If you’re experiencing domestic violence, use this information to make a plan that works for you.
Surviving and thriving – life after domestic violence
Tessa Jetson will never forget the day – in 1993 – when she turned to Emerge for support after fleeing from an abusive partner. Read our interview with Tessa here.
What was your situation when you contacted Emerge for help?
In 1993, my partner of 7 years started taking drugs and became psychotic and violent. After three years of going backwards and forwards to my mother’s house, I finally moved out. My partner stalked me and I ended up sleeping in one bedroom with my kids – aged one, three and five – and a knife by my bed.
What was your experience with Emerge?
I was at peace and felt safe for the first time in three years. I was thrilled that my children were out of a dangerous environment.
How long did Emerge support you?
Over a 12-month period Emerge assisted me with finding emergency accommodation, with counselling and taking out an Intervention Order against my partner. They looked after me until my Housing Commission house came through and made my transition easy.
How did you start to turn your life around?
Before I left my partner, I had been a model and aerobics instructor. So during my time in safe accommodation, I started writing a list of the goals I wanted to achieve and I read lots of motivational books such as Dale Carnegie’s Think and Grow Rich. I was adamant I was going to be successful. I felt so blessed to have the chance to re-start my life. I got back into part-time acting, modelling and started my own band.
What has been your career trajectory?
I’ve had many different careers. I got a job as a youth worker at a detention centre after playing a gig in a jail. I’ve been a venue and entertainment manager and I also started my own business as a mortgage broker.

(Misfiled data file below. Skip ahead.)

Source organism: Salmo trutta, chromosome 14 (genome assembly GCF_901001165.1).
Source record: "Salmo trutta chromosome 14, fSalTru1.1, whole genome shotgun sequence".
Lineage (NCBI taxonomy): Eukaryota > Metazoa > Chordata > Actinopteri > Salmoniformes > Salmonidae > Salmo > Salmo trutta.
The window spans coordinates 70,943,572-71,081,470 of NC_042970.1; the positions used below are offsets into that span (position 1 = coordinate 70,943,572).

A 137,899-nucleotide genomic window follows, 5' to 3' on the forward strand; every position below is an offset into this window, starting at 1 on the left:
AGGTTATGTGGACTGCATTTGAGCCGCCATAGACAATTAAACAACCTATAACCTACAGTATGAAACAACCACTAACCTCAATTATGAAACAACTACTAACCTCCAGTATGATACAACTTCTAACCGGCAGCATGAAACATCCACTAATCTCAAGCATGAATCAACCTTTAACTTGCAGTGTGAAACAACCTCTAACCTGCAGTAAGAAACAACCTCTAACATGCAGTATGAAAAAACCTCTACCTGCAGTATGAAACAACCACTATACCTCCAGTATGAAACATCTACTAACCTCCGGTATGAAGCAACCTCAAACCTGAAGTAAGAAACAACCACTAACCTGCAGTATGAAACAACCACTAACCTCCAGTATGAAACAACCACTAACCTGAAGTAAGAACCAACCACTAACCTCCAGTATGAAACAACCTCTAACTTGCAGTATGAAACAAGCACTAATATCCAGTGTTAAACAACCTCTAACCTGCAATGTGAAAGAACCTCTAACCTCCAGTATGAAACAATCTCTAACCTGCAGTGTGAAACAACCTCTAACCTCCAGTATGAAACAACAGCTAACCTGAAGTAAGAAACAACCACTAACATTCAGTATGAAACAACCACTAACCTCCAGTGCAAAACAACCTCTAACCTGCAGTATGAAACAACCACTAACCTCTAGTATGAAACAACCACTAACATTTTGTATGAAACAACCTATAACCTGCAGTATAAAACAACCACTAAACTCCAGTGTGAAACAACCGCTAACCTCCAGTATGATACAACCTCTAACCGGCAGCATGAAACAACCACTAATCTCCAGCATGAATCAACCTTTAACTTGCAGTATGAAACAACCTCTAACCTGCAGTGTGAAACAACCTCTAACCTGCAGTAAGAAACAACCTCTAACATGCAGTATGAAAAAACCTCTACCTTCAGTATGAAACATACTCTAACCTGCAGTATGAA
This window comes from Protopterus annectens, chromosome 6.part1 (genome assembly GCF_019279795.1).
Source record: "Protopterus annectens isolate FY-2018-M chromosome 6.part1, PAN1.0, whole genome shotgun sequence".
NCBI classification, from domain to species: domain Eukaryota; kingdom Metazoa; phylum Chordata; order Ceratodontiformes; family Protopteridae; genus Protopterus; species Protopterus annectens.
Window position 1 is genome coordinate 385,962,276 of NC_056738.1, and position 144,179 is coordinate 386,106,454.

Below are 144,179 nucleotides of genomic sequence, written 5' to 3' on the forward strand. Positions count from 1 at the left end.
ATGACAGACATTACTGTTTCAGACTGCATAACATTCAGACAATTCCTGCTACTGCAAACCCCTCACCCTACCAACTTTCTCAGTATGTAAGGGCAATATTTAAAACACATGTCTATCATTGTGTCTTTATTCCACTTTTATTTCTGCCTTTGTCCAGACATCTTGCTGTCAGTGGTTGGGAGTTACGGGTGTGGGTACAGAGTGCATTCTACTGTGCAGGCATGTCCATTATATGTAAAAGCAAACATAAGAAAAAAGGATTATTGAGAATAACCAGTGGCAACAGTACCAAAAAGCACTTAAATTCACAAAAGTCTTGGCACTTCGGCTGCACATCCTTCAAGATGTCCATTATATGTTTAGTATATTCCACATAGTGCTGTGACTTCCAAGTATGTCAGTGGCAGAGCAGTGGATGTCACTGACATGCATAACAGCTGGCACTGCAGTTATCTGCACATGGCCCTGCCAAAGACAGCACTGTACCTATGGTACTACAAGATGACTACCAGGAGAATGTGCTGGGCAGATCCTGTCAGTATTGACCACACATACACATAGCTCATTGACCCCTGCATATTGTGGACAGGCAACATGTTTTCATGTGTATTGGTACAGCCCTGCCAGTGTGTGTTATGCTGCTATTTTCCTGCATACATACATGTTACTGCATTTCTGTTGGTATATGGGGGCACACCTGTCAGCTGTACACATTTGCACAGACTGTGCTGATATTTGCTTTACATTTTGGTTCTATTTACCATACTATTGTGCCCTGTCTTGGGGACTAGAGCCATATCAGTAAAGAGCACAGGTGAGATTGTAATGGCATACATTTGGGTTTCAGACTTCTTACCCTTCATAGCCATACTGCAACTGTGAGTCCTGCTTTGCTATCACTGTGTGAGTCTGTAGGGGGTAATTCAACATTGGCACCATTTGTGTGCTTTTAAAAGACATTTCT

How did you become a motivational speaker and trainer?
Three years ago I combined my speaking, performing, training and entertaining skills to help empower women. My message to them is that you can move forward. I don’t know one person who hasn’t had a hard time. It’s what you do with it.
What’s your advice to women experiencing domestic violence?
We need to take our children and ourselves out of that environment. They deserve a safe and loving home. We have to make that happen. I am proud of who I am and that I left. I stopped the pattern in my family.
What in your opinion are the barriers to eliminating domestic violence?
It’s only recently that people have been speaking out; for a long time shame prevented people talking about it. I also believe the reason many women stay is that they have no money and lack confidence.
What are some of your current projects?
I direct 10 per cent of the income from my speaking events, book and engagements to my foundation. With the money raised, I am running free life skills programs for women teaching them financial, administration, job-seeking and business skills. If I can go from being broke, depressed and anxious to who I am today, so can every woman.
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